By the waters running through the valleys of Kashmir, teenage boys come to play cricket, talk about girls, and just be. But a few years later, when they are young men and violence grips the region, they are gone.
Only the son of the local headman has stayed. He knows his friends have slipped over the border to Pakistan, and turned militant to bear arms against the Indian army. He would like to join them - but he cannot.
Instead, put in an impossible position by an Indian army Captain, he must cross into the shadowland between the opposing sides, a ghost walking among the dead. His fate, like that of his lost brothers, unknown . . .
• Devastating . . . haunting . . . gripping in its narrative drama (Kamila Shamsie, Guardian)
• Compelling . . . An important and poetic testimony to an all-too-easily forgotten war (Daily Mail)
• A thrilling, powerful debut (Sunday Times)
• 'A beautifully realized account of horror, grief and the psychological trauma of war' Observer
• Waheed builds an atmosphere of menace and despair . . . his tale possesses a disturbing power that is both lingering and profound (Independent on Sunday)
• I loved it. The voice is lyrical, to match the beauty of Kashmir, and yet is tinged with melancholy and grief. I was shaking at times, was livid at times and was moved to tears ultimately. (Nadeem Aslam)
• Mirza's rage has a flaming beauty... Certainly there is an epic quality about The Collaborator (Geeta Doctor, India Today)
• A powerful first novel (Books of the Year Financial Times)
• The Collaborator is that rare thing, a virtually flawless novel. (Eunice de Souza, Mumbai Mirror)
• Waheed’s writing combines the elegance and gymnastics of another reinterpreter of recent wars and revolutions, Ryszard Kapuscinski, and of Mohammed Hanif, the author of the sublime Pakistani satire A Case of Exploding Mangoes. (Justine Hardy, The Times)
• 'Waheed's prose burns with the fever of anger and despair; the scenes in the valley are exceptional, conveying, a hallucinatory living nightmare that has become an everyday reality for Kashmiris' Metro
Nobody Can Love You More
Sub title: Life in Delhi's Red Light District
The sex workers of Kotha No. 300 raise their children, cook for their lovers, visit temples, shrines and mosques, complain about pimps and brothel owners, listen to film songs, and solicit and entertain customers.
By following the daily lives of the denizens of one kotha, Mayank Austen Soofi paints an intimate portrait of women for whom sex is work—a way to make a living.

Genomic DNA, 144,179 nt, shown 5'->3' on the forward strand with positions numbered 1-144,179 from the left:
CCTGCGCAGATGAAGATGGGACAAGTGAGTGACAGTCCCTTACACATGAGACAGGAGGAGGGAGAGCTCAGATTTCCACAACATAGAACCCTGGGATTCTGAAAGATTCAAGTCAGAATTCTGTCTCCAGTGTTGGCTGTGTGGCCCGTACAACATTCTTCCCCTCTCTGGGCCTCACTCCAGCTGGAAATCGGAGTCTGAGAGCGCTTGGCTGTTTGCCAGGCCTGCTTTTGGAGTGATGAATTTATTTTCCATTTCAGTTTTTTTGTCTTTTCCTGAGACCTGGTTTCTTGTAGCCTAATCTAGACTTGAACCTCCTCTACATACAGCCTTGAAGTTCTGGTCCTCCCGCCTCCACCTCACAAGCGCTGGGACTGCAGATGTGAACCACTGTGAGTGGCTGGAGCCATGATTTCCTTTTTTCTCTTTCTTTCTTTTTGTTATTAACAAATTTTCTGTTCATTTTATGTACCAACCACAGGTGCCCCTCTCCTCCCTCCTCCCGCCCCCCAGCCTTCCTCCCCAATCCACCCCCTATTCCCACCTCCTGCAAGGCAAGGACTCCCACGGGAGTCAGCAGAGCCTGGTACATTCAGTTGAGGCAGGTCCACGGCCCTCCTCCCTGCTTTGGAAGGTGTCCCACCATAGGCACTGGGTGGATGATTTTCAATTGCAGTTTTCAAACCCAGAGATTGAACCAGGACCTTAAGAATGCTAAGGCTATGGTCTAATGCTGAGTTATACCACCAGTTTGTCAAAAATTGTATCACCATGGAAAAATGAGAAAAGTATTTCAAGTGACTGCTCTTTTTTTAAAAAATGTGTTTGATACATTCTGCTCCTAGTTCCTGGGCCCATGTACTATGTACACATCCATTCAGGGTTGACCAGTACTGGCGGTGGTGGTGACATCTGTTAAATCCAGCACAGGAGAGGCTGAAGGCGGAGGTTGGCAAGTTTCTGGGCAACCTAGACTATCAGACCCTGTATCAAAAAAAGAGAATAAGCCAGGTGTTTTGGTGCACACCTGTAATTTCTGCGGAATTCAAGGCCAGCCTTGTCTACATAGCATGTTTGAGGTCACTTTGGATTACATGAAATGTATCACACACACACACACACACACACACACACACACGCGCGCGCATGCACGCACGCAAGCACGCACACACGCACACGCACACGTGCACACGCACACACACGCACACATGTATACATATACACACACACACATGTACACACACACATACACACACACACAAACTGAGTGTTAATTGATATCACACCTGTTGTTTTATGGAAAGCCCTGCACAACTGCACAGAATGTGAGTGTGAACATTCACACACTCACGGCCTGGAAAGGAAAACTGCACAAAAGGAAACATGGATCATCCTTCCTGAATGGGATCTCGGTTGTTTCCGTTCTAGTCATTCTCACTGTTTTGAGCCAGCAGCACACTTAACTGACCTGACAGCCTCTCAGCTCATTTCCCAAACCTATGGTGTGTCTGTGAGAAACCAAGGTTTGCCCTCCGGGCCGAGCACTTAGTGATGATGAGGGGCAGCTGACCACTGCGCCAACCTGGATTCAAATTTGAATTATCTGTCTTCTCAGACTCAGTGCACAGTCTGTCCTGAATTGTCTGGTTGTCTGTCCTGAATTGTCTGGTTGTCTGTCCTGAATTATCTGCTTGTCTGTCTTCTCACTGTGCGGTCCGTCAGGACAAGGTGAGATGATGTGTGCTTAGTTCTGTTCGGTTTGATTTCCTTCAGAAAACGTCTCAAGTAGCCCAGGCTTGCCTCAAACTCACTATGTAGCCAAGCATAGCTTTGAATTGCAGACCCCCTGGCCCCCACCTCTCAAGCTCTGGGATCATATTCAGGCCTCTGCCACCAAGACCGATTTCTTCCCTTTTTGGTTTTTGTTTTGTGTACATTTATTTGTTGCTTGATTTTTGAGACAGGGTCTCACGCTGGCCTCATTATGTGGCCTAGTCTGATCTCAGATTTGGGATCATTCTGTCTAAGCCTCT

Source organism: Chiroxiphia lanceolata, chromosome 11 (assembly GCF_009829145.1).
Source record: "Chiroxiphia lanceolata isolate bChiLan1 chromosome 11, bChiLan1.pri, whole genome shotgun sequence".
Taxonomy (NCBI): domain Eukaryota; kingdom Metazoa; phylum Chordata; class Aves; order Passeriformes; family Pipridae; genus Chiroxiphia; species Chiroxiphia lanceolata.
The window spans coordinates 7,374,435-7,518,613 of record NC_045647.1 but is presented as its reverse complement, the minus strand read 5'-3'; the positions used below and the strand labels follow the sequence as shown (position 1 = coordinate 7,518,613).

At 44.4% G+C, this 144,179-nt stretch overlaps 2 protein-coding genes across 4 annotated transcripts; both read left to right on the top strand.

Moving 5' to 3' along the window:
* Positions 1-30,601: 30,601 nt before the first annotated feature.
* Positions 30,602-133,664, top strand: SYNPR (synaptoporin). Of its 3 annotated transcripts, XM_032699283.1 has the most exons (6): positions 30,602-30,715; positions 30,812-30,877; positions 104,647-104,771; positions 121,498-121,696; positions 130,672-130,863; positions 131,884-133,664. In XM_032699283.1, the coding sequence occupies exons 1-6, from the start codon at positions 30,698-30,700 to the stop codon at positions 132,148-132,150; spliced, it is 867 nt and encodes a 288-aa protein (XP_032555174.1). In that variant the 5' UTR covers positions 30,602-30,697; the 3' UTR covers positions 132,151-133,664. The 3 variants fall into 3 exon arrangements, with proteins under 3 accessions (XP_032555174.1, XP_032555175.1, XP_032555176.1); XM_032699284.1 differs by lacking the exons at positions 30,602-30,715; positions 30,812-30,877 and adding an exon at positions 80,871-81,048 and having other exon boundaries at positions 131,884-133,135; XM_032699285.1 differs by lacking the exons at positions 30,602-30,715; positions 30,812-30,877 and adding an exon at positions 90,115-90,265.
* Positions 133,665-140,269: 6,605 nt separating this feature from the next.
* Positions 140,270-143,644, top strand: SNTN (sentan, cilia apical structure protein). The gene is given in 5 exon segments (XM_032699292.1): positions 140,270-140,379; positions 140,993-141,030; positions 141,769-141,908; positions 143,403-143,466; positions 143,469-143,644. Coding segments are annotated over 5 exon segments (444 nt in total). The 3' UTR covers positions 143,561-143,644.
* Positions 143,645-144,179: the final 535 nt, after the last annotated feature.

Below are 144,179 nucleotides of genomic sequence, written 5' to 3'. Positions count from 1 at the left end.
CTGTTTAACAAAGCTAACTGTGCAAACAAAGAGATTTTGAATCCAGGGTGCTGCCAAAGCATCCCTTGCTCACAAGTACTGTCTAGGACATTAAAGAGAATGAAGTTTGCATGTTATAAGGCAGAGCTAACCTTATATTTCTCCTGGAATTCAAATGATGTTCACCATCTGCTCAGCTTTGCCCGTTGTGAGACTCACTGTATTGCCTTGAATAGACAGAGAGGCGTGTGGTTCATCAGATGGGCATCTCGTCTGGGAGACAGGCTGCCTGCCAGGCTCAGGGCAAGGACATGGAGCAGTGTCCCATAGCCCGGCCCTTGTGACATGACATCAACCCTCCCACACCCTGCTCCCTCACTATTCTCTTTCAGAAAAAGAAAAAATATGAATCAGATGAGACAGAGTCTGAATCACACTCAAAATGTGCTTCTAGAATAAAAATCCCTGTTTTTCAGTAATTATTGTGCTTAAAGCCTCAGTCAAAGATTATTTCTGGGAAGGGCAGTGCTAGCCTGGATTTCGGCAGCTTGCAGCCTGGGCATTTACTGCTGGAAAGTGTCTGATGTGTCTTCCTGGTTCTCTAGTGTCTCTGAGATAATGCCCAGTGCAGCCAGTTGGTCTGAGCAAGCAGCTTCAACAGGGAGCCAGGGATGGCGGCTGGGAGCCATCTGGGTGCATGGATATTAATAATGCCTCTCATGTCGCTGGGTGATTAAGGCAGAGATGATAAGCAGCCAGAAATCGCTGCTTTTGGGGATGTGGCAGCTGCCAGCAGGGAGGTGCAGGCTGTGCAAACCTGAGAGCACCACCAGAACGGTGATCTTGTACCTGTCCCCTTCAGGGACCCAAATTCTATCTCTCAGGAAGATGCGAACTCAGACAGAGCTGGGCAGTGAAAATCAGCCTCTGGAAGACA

With precise details and haunting photographs, Soofi delicately and carefully etches the everyday world of those who inhabit the peripheries of society.
Live like a Maharaja
Sub title: How to Turn Your Home into a Palace
On her show, Amrita Gandhi has been a welcome guest to royal families all over India. Live Like a Maharaja: How to turn your Home into a Palace is her treasure trove of royal lifestyle tips and secrets that will change the way you live. Discover the art of setting a dining table from the royal house of Rampur; learn how to accessorize and drape your chiffon sari like Maharani Gayatri Devi of Jaipur; uncover Saif Ali Khan’s style commandments and master the secrets of an authentic Hyderabadi biryani from the chefs of Falaknuma Palace.
Full of great advice on how to create luxury out of the ordinary, this book is an exciting journey into the lives and homes of India’s royal families, revealing the prized lifestyle secrets that will make kings and queens of all of us.
The Seduction of Shiva
Sub title: Tales of Life and Love
The god Shiva is utterly seduced by Mohini, the enchanting female form assumed by the god Vishnu during the churning of the ocean for nectar. A barber employs wit and wile and rumours of witchcraft to win his wife back from the lustful attentions of their king. The celestial nymph Urvashi curses the Pandava prince Arjuna when he rejects her sexual advances. A woman caught in adultery befools her elders with a religious ritual. A man with a disagreeable missing wife insists nevertheless that she be recovered by his ruler who has a similar problem.
Refined, colloquial, romantic, cynical, satirical by turns, these stories of erotic love, elegantly translated from the Sanskrit classics, make a sustained argument for the secular ends of life—of desire tempered with discrimination and pleasure with restraint.